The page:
$220,000; conversion costs were $414,000.

The cost of goods completed is:





some other amount

2. Kentucky Corporation uses a process-cost accounting system. The company adds direct materials at the start of its production process; conversion cost, on the other hand, is incurred evenly throughout manufacturing. The firm has no beginning work-in-process inventory; its ending work in process is 40% complete. Which of the following sets of percentages would be used to calculate the correct number of equivalent units in the ending work-in-process inventory?

Materials, 40%; conversion cost, 40%.
Materials, 40%; conversion cost, 100%.
Materials, 100%; conversion cost, 40%.
Materials, 100%; conversion cost, 60%.
Materials, 100%; conversion cost, 100%.

3. When calculating unit costs under the weighted-average process-costing method, the unit cost is based on:

only the current period’s manufacturing costs.
only costs in the period’s beginning work-in-process inventory.
a summation of the costs in the beginning work-in-process inventory plus costs incurred in the current period.
only costs incurred in previous accounting periods.
a summation of the costs in the beginning work-in-process inventory plus costs to be incurred in the upcoming period.

4. Hamilton, which uses a process-costing system, had a balance in its Work-in-Process account of $68,000 on January 1. The account was charged with direct materials, direct labor, and manufacturing overhead of $450,000 throughout the year. If a review of the accounting records determined that $86,000 of goods were still in production at year-end, Hamilton should make a journal entry on December 31 that includes:

a debit to Cost of Goods Sold for $432,000.
a credit to Finished-Goods Inventory for $432,000.
a credit to Work-in-Process Inventory for $432,000.
a debit to Finished-Goods Inventory for $86,000.
a credit to Work-in-Process Inventory for $86,000.

5. In a process-costing system, manufacturing costs are accumulated by:

batch and time period.
department and time period.
department or process, and time period.

6. Peach Company uses a weighted-average process-costing system. Company records disclosed that the firm completed 40,000 units during the month and had 10,000 units in process at month-end, 20% complete. Conversion costs associated with the beginning work-in-process inventory amounted to $231,000, and amounts that relate to the current month totaled $966,000. If conversion is incurred uniformly throughout manufacturing, Peach’s equivalent-unit cost is:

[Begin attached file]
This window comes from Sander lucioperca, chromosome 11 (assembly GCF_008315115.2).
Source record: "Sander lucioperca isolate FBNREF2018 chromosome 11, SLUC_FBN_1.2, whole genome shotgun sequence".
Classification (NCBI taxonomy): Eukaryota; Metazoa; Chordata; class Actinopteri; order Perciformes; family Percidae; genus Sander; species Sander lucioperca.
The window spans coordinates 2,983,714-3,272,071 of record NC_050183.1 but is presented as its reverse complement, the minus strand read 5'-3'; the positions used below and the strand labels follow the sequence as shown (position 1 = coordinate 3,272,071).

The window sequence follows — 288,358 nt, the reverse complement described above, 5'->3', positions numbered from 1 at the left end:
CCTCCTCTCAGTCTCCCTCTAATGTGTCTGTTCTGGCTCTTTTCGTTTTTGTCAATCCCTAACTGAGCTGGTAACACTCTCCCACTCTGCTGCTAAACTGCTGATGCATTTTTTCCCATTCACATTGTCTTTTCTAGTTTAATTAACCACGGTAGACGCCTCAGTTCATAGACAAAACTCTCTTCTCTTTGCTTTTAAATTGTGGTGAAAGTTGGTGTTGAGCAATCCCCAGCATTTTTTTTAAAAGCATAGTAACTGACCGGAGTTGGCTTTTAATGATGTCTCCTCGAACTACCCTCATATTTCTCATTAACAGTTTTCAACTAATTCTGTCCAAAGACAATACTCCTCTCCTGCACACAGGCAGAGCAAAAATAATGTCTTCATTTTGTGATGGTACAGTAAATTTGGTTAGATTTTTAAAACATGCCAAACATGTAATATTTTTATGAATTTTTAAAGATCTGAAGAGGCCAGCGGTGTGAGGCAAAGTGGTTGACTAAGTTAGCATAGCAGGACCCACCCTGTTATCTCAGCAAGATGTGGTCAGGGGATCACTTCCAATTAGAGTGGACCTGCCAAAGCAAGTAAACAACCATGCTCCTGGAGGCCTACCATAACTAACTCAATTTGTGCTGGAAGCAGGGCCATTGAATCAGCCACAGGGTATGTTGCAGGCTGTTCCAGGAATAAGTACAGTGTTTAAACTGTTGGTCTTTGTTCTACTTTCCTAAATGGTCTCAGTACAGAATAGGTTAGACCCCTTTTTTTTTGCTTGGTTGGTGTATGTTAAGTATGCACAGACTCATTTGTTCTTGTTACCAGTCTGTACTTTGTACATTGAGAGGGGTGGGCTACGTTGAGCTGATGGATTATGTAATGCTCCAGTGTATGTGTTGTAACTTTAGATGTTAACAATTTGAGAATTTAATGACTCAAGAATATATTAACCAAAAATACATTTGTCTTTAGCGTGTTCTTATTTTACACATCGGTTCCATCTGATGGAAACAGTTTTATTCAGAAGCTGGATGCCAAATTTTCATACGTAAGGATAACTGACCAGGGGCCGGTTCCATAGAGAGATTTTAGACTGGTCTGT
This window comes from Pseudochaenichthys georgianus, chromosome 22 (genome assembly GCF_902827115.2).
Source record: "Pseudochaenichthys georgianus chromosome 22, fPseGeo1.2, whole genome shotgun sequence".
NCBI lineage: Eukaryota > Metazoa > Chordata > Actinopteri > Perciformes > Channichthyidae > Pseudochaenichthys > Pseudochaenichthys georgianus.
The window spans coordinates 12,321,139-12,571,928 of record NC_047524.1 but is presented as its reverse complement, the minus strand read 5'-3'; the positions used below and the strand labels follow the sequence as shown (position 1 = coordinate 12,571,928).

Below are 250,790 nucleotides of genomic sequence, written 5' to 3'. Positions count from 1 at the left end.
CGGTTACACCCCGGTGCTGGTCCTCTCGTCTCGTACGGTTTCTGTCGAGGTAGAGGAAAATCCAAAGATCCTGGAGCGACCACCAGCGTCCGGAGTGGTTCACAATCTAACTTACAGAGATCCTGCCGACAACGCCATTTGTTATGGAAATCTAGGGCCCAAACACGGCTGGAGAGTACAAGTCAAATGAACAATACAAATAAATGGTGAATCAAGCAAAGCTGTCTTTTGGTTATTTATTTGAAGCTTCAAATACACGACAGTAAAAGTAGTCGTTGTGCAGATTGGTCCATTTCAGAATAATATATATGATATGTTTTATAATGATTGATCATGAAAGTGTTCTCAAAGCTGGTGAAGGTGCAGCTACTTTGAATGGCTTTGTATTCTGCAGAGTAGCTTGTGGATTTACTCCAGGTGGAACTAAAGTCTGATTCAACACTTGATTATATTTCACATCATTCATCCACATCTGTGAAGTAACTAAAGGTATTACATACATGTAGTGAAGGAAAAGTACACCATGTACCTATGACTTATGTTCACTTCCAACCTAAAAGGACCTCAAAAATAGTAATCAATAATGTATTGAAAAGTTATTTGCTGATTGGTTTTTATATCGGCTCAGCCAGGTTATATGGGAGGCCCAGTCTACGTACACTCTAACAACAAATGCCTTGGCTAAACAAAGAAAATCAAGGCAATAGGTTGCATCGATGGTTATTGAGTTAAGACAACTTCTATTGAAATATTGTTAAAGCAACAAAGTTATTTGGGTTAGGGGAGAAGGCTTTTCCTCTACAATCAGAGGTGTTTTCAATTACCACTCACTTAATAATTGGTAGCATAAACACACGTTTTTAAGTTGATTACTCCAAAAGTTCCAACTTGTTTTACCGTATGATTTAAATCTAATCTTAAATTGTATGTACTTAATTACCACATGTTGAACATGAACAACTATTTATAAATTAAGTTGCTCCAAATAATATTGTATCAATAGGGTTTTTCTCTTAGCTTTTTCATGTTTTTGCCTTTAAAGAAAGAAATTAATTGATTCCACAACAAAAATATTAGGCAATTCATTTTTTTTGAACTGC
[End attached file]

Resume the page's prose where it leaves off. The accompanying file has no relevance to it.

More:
some other amount.

7. Process costing would likely be used in all of the following industries except:

petroleum refining.
truck tire manufacturing.
wood pulp production.
automobile repair.

8. Unit costs in a process-costing system are derived by using:

in-process units.
completed units.
physical units.
equivalent units.
a measure of activity other than those listed above.

9. Muhares, which uses a process-costing system, adds material at the beginning of production and incurs conversion cost evenly throughout manufacturing. The following selected information was taken from the company’s accounting records:

Total equivalent units of materials: 8,000

Total equivalent units of conversion: 7,400

Units started and completed during the period: 6,500

On the basis of this information, the ending work-in-process inventory’s stage of completion is:





some other percentage not listed above.

10. Cosby uses a weighted-average process-costing system. All materials are added at the beginning of the process; conversion costs are incurred evenly throughout production. The company finished 40,000 units during the period and had 15,000 units in progress at year-end, the latter at the 40% stage of completion. Total material costs amounted to $220,000; conversion costs were $414,000.

The cost of the ending work in process is:





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